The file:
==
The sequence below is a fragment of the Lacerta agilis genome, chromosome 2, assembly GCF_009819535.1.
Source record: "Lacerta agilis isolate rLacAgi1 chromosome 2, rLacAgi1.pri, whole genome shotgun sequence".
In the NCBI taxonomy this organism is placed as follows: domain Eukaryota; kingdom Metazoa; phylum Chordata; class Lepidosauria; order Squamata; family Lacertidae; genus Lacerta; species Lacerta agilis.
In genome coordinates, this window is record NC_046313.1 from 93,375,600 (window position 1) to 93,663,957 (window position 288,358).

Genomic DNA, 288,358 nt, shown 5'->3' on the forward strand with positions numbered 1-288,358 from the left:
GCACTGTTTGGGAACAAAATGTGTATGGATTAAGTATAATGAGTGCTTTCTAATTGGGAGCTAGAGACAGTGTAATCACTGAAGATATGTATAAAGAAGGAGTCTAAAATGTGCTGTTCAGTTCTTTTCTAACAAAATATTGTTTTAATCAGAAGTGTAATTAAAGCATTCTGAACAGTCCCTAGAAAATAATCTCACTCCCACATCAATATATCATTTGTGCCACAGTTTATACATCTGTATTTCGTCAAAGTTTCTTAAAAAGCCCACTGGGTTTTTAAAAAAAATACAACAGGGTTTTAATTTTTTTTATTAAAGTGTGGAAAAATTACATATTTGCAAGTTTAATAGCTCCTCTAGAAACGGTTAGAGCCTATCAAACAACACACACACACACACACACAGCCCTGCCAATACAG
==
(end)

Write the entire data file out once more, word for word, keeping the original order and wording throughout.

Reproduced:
The sequence below is a fragment of the Lacerta agilis genome, chromosome 2, assembly GCF_009819535.1.
Source record: "Lacerta agilis isolate rLacAgi1 chromosome 2, rLacAgi1.pri, whole genome shotgun sequence".
In the NCBI taxonomy this organism is placed as follows: domain Eukaryota; kingdom Metazoa; phylum Chordata; class Lepidosauria; order Squamata; family Lacertidae; genus Lacerta; species Lacerta agilis.
In genome coordinates, this window is record NC_046313.1 from 93,375,600 (window position 1) to 93,663,957 (window position 288,358).

Genomic DNA, 288,358 nt, shown 5'->3' on the forward strand with positions numbered 1-288,358 from the left:
GCACTGTTTGGGAACAAAATGTGTATGGATTAAGTATAATGAGTGCTTTCTAATTGGGAGCTAGAGACAGTGTAATCACTGAAGATATGTATAAAGAAGGAGTCTAAAATGTGCTGTTCAGTTCTTTTCTAACAAAATATTGTTTTAATCAGAAGTGTAATTAAAGCATTCTGAACAGTCCCTAGAAAATAATCTCACTCCCACATCAATATATCATTTGTGCCACAGTTTATACATCTGTATTTCGTCAAAGTTTCTTAAAAAGCCCACTGGGTTTTTAAAAAAAATACAACAGGGTTTTAATTTTTTTTATTAAAGTGTGGAAAAATTACATATTTGCAAGTTTAATAGCTCCTCTAGAAACGGTTAGAGCCTATCAAACAACACACACACACACACACACAGCCCTGCCAATACAG